I’m very pleased that you can now find “John Dewey’s Pragmatist Alternative to the Belief-Acceptance Dichotomy” in the online “Articles in press” section at Studies in History and Philosophy of Science A. It’s part of a special issue by Kevin Elliott and Dan McKaughan on Cognitive Attitudes and Values in Science, based on a great workshop organized by Kevin and Don Howard in 2013. You can also find a copy on my Academia.edu page.
I’m glad this is in print, because in many ways it is something of a sequel to my “Values in Science beyond Underdetermination and Inductive Risk” paper in Philosophy of Science, in that (1) identifies an additional common tactic for opponents of the value-ladenness of science, the wedge strategy, and (2) it pushes further in the direction of offering a positive alternative to accounts of values in science that avoids the two problems I identified in the earlier paper (the problem of wishful thinking and the lexical priority of evidence over values).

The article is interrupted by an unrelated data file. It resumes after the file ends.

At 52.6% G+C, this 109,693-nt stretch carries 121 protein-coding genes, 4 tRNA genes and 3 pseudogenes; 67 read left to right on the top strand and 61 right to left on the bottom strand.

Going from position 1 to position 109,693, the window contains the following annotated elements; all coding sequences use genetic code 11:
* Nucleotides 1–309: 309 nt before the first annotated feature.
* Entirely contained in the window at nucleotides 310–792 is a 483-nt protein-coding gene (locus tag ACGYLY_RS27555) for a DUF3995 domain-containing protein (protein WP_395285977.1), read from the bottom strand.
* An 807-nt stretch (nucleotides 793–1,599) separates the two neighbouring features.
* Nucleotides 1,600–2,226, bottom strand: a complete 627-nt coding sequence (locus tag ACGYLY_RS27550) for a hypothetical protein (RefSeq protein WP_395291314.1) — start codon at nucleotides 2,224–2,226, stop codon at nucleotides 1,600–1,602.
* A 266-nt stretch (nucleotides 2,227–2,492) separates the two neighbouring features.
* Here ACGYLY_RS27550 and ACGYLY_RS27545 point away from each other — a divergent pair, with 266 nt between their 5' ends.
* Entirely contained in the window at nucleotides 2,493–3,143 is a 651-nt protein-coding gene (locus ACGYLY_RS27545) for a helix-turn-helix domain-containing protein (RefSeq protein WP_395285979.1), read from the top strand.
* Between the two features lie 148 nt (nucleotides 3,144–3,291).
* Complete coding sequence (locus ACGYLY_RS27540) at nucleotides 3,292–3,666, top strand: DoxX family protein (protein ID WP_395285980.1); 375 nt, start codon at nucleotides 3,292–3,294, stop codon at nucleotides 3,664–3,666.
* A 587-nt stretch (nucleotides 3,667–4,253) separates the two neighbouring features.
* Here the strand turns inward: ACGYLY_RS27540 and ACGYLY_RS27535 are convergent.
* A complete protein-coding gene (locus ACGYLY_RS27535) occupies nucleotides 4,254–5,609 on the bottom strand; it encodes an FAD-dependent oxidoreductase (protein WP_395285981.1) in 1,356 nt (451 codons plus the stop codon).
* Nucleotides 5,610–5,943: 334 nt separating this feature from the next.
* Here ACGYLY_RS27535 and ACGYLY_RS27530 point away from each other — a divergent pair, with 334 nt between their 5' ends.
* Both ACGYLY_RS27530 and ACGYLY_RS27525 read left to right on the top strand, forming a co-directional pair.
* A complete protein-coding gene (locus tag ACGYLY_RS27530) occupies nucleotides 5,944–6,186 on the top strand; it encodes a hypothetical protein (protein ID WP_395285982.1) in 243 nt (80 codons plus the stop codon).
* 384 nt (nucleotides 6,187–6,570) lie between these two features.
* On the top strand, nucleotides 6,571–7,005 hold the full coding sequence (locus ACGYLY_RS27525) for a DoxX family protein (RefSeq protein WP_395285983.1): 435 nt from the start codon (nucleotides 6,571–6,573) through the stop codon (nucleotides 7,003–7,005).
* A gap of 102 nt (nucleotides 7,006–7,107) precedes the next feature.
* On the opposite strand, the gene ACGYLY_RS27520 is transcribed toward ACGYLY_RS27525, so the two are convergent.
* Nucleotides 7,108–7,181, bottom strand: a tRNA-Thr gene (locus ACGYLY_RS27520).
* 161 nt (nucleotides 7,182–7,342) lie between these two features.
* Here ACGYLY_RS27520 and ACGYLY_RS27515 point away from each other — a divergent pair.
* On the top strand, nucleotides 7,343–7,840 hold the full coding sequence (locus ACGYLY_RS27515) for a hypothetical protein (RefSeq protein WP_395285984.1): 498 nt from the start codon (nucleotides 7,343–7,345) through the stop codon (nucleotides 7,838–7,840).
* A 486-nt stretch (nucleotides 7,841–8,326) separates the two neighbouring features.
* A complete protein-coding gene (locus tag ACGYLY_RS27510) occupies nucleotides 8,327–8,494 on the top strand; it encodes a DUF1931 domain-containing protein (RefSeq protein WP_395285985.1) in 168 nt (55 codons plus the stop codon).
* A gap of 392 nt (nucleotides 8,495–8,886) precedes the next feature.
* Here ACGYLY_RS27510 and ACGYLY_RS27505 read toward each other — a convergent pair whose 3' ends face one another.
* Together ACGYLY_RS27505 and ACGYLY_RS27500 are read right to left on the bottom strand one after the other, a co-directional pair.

“But wait!” I bet you’re thinking. This is a long paper full of Dewey exegesis, not a first-order argument in philosophy of science like your “Values in Science…” paper. (In this way, it’s also a sequel to my HOPOS paper, “John Dewey’s Logic of Science.”) Well, this is the particular vice of my philosophical thinking—at some point in my thinking on a topic, I tend to spiral through Dewey interpretation, at least for a while. Next comes a paper with less Dewey and more argument (hopefully).
Many thanks to Kevin, Dan, Don, and everyone who provided feedback on the paper!